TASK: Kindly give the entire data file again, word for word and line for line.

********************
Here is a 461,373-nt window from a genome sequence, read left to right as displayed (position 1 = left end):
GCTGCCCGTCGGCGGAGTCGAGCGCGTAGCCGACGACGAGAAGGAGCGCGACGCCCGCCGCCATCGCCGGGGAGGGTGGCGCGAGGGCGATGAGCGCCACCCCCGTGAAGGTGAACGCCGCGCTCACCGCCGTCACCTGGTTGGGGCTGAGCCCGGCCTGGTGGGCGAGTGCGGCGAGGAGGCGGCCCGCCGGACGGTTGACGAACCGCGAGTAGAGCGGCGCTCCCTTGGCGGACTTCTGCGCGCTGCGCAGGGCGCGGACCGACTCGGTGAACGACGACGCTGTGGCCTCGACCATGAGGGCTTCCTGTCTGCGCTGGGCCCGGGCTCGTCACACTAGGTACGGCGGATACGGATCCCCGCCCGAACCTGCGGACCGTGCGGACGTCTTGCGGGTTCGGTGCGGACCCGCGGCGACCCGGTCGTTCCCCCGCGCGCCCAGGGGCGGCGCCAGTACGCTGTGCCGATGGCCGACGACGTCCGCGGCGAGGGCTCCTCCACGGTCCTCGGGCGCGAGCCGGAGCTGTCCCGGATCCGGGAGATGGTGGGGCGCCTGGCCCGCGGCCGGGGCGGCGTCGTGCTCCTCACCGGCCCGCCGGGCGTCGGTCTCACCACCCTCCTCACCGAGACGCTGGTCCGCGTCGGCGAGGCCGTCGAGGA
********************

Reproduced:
Here is a 461,373-nt window from a genome sequence, read left to right as displayed (position 1 = left end):
GCTGCCCGTCGGCGGAGTCGAGCGCGTAGCCGACGACGAGAAGGAGCGCGACGCCCGCCGCCATCGCCGGGGAGGGTGGCGCGAGGGCGATGAGCGCCACCCCCGTGAAGGTGAACGCCGCGCTCACCGCCGTCACCTGGTTGGGGCTGAGCCCGGCCTGGTGGGCGAGTGCGGCGAGGAGGCGGCCCGCCGGACGGTTGACGAACCGCGAGTAGAGCGGCGCTCCCTTGGCGGACTTCTGCGCGCTGCGCAGGGCGCGGACCGACTCGGTGAACGACGACGCTGTGGCCTCGACCATGAGGGCTTCCTGTCTGCGCTGGGCCCGGGCTCGTCACACTAGGTACGGCGGATACGGATCCCCGCCCGAACCTGCGGACCGTGCGGACGTCTTGCGGGTTCGGTGCGGACCCGCGGCGACCCGGTCGTTCCCCCGCGCGCCCAGGGGCGGCGCCAGTACGCTGTGCCGATGGCCGACGACGTCCGCGGCGAGGGCTCCTCCACGGTCCTCGGGCGCGAGCCGGAGCTGTCCCGGATCCGGGAGATGGTGGGGCGCCTGGCCCGCGGCCGGGGCGGCGTCGTGCTCCTCACCGGCCCGCCGGGCGTCGGTCTCACCACCCTCCTCACCGAGACGCTGGTCCGCGTCGGCGAGGCCGTCGAGGA